Dorian disaster debris Ocracoke
Debris from Hurricane Dorian lines N.C. 12 on Ocracoke Island. Disaster legislation that could help with recovery remains stalled in the General Assembly. Kip Tabb / Coastal Review Online

by Kirk Ross, Coastal Review Online

RALEIGH — Disaster aid legislation is stalled in the North Carolina General Assembly as House and Senate negotiators work through differences in competing versions of the bill.

Among the top difference is the House’s inclusion of resiliency funding and a handful of significant policy shifts, initiatives Senate leaders say should wait until next year.

The Senate’s bill is aimed mainly at replenishing state matching funds for federal recovery programs.

Spending in the two bills differs considerably, with the House plan at $280,518,719 and the Senate’s at $130,812,336.

Also up in the air is how much the state will put into disaster aid for Ocracoke Island and mainland communities now that the state has been denied federal aid for individual assistance, a key source of housing repair and rehabilitation funds. Federal officials turned down the state’s request last month, saying it did not meet damage thresholds.

The state did receive approval for federal public assistance that will help cover debris removal and infrastructure repair costs.

The House bill includes flexibility to use some of the state disaster funds to help repair homes and businesses damaged during Hurricane Dorian in September, as well as $1.7 million for Ocracoke school repairs and elevation and $1.8 million for a pump station and flood-control infrastructure at Lake Mattamuskeet, items not included in the Senate legislation.

Both the House and Senate versions include a $30 million appropriation to the North Carolina Department of Transportation.

In explaining the House bill to the chamber’s Appropriations Committee, co-sponsor Rep. Chuck McGrady, R-Henderson, said the bill represents a shift in approach, moving the state from a storm-by-storm response to one that recognizes that major storms are bound to occur with far more frequency.

“This bill is in some ways a pivot from what we’ve done in the past because for the first time you’re seeing a large portion of the bill deals with resiliency or mitigation,” McGrady said. “When Hurricane Matthew hit us, we put in disaster relief to deal with the specific things that occurred. Then Florence hit us, then Michael hit us.”

The bill would add positions at the Office of Recovery and Resiliency, which was created earlier this year, to facilitate the flow of federal assistance and would accelerate resiliency planning throughout the state, including a targeted program through the Department of Environmental Quality’s Division of Coastal Management for the state’s 20 coastal counties.

McGrady said the bill also makes it easier for state agencies and local governments to shift unspent funds from one storm to needs related to another.

As the House moved its plan, the Senate took a different approach, advancing a bill that included the needed matching funds and little else.

Sen. Brent Jackson, R-Sampson, said he and his colleagues wanted more time to work through parts of the bill that go beyond immediate needs for matching grants. Jackson said he preferred to wait until the legislature returns in mid-January to take up other portions of the bill.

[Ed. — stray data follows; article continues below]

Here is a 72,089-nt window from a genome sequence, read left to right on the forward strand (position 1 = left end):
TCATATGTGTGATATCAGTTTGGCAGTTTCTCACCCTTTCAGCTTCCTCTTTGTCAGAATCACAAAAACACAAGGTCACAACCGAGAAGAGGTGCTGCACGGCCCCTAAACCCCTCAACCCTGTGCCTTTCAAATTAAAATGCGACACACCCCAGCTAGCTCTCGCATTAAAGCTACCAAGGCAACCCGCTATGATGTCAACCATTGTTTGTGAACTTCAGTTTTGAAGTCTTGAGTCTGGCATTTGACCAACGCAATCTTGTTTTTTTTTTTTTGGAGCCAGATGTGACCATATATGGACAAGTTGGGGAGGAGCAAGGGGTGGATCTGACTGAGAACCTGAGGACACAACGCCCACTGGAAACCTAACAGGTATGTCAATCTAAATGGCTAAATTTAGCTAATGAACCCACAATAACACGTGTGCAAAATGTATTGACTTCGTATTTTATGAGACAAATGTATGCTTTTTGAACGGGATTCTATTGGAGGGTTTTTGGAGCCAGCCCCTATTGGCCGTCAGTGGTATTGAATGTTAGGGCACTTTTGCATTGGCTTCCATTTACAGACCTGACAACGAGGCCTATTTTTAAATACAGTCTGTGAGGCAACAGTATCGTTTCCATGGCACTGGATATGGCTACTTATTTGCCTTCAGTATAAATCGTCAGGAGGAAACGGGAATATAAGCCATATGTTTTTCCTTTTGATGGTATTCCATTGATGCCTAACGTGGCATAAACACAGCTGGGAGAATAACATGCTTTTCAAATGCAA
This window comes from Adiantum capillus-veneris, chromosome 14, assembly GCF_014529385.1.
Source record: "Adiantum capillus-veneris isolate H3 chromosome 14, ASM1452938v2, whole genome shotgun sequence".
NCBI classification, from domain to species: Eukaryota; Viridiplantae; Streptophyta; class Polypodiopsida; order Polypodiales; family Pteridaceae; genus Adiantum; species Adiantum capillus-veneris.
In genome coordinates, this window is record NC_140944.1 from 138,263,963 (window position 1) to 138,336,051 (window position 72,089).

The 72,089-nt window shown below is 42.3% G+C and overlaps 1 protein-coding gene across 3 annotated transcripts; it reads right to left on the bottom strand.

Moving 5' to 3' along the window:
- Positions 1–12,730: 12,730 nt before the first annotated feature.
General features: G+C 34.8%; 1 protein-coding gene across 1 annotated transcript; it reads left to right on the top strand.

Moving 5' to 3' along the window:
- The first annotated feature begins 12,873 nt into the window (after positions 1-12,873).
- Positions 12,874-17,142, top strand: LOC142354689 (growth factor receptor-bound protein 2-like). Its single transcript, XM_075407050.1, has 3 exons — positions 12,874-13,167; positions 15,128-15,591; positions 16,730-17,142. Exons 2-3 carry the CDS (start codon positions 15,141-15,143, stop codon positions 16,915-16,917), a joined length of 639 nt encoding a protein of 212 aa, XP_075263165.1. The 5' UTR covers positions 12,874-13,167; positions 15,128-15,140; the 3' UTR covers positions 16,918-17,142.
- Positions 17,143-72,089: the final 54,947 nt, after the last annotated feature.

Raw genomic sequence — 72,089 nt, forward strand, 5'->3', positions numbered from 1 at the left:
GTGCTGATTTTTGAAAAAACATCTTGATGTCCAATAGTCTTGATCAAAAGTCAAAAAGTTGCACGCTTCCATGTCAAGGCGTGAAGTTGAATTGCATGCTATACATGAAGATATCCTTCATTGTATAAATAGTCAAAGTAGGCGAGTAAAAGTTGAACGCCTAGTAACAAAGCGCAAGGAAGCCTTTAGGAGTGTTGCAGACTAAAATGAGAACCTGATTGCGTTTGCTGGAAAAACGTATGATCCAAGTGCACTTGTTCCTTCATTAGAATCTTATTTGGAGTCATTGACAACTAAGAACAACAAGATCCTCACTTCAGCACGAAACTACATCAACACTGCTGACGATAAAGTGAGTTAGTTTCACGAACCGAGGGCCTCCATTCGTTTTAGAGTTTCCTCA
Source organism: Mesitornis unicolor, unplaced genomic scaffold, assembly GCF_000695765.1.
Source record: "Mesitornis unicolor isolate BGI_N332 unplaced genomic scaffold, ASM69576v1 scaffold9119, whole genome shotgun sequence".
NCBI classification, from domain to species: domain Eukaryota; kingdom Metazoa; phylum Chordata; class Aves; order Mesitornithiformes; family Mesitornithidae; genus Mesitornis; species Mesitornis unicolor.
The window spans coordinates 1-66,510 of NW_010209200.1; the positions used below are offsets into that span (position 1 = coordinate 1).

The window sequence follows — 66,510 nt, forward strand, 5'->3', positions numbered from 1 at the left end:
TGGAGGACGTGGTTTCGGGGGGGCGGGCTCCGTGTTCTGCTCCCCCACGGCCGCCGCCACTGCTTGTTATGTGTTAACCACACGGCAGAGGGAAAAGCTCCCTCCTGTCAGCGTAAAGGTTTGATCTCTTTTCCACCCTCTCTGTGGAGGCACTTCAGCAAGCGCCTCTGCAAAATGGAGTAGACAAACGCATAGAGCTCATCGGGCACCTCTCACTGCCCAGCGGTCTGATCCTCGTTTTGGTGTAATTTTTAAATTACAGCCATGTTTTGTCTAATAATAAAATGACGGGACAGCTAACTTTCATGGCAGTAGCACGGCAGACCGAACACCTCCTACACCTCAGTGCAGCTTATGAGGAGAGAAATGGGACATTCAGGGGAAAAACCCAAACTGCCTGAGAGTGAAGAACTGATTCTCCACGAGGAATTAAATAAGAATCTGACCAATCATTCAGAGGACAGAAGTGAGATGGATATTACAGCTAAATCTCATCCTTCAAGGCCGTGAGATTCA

“We wanted to stick with just the federal match,” he said in an interview last week.

“I think we’ll revisit it all at that point in time and we’ll have a better handle on what actually went on with Dorian that we don’t have now, as far as the damage.”

Both chambers appointed conferees to work out a final version of the bill.

House appointees are McGrady, the House chair, Reps. John Bell, R-Wayne, Donny Lambeth, R- Forsyth, Billy Richardson, D-Cumberland, and Jimmy Dixon, R-Duplin. Senate appointees are Jackson, the Senate chair, Sens. Harry Brown, R-Onslow, Kathy Harrington, R- Gaston, Danny Britt, R-Columbus, and Ralph Hise, R-Madison.

In an interview with Coastal Review Online, Rep. Bobby Hanig, R-Currituck, said he was disappointed a deal couldn’t be struck on the additional aid, especially Hyde County’s needs for Ocracoke and the mainland.

Hanig said that until the final version of the legislation is worked out, it’s difficult to assess what it will mean for the heavily damaged areas in his district. He’s willing to wait to discuss the resiliency portions of the bill, but not state aid to the hurricane victims.

“I’m focused on the immediate recovery needs,” he said. “Resilience is something we have to look for down the road, but we have immediate needs that need to be met. We can’t make people wait for that.”

Ocracoke faces a long recovery regardless, he said, given the difficulties of getting needed materials to the island and getting debris off it.

“The logistics are the most severe you could imagine to get things done there,” Hanig said. “You have construction workers on a ferry five hours a day just going to or from work because there’s no place for them to stay.”

The next steps for the bill are unclear, but the deadlines for sections of it are not. State matching funds are estimated to start running out before the end of the month and the legislators would need to pass at least that portion of the bill when they return to Raleigh on Nov. 13 to avoid a disruption of federal funds.

Any funding beyond that will be up to the conference committee.

Bell, the House majority leader, expressed confidence last week that some of the House priorities would make it into the final version of the bill.

Bell was part of a House negotiating team that insisted that conference reports, including the disaster legislation, be eligible for consideration when the legislature returns.

Whether the final product includes both the additional Dorian assistance and the resiliency efforts is still a question, however.

During a hearing last week, Bell told his colleagues that putting the funds into resilience was a step in the right direction in improving the state’s follow-through on storm response.